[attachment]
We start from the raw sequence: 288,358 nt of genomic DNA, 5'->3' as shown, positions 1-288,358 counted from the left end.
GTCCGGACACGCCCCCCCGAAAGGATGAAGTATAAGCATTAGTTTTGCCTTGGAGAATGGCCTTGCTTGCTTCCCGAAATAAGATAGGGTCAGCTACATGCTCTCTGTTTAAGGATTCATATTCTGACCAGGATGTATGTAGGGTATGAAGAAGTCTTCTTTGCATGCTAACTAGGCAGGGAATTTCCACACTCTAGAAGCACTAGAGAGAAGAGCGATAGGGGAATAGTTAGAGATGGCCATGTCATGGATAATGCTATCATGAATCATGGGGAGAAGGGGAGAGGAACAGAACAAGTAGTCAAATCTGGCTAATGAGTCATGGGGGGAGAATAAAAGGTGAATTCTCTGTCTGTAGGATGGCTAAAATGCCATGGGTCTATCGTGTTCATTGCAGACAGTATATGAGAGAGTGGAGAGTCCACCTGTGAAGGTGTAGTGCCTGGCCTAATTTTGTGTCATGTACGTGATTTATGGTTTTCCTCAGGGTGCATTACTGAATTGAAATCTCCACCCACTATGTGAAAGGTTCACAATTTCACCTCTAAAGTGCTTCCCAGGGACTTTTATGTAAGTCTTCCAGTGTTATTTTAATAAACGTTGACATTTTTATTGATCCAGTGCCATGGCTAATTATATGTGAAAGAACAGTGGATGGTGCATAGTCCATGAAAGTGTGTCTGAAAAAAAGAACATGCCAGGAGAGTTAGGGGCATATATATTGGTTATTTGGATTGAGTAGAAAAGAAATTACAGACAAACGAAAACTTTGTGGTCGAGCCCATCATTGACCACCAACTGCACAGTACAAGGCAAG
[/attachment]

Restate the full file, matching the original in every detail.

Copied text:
We start from the raw sequence: 288,358 nt of genomic DNA, 5'->3' as shown, positions 1-288,358 counted from the left end.
GTCCGGACACGCCCCCCCGAAAGGATGAAGTATAAGCATTAGTTTTGCCTTGGAGAATGGCCTTGCTTGCTTCCCGAAATAAGATAGGGTCAGCTACATGCTCTCTGTTTAAGGATTCATATTCTGACCAGGATGTATGTAGGGTATGAAGAAGTCTTCTTTGCATGCTAACTAGGCAGGGAATTTCCACACTCTAGAAGCACTAGAGAGAAGAGCGATAGGGGAATAGTTAGAGATGGCCATGTCATGGATAATGCTATCATGAATCATGGGGAGAAGGGGAGAGGAACAGAACAAGTAGTCAAATCTGGCTAATGAGTCATGGGGGGAGAATAAAAGGTGAATTCTCTGTCTGTAGGATGGCTAAAATGCCATGGGTCTATCGTGTTCATTGCAGACAGTATATGAGAGAGTGGAGAGTCCACCTGTGAAGGTGTAGTGCCTGGCCTAATTTTGTGTCATGTACGTGATTTATGGTTTTCCTCAGGGTGCATTACTGAATTGAAATCTCCACCCACTATGTGAAAGGTTCACAATTTCACCTCTAAAGTGCTTCCCAGGGACTTTTATGTAAGTCTTCCAGTGTTATTTTAATAAACGTTGACATTTTTATTGATCCAGTGCCATGGCTAATTATATGTGAAAGAACAGTGGATGGTGCATAGTCCATGAAAGTGTGTCTGAAAAAAAGAACATGCCAGGAGAGTTAGGGGCATATATATTGGTTATTTGGATTGAGTAGAAAAGAAATTACAGACAAACGAAAACTTTGTGGTCGAGCCCATCATTGACCACCAACTGCACAGTACAAGGCAAG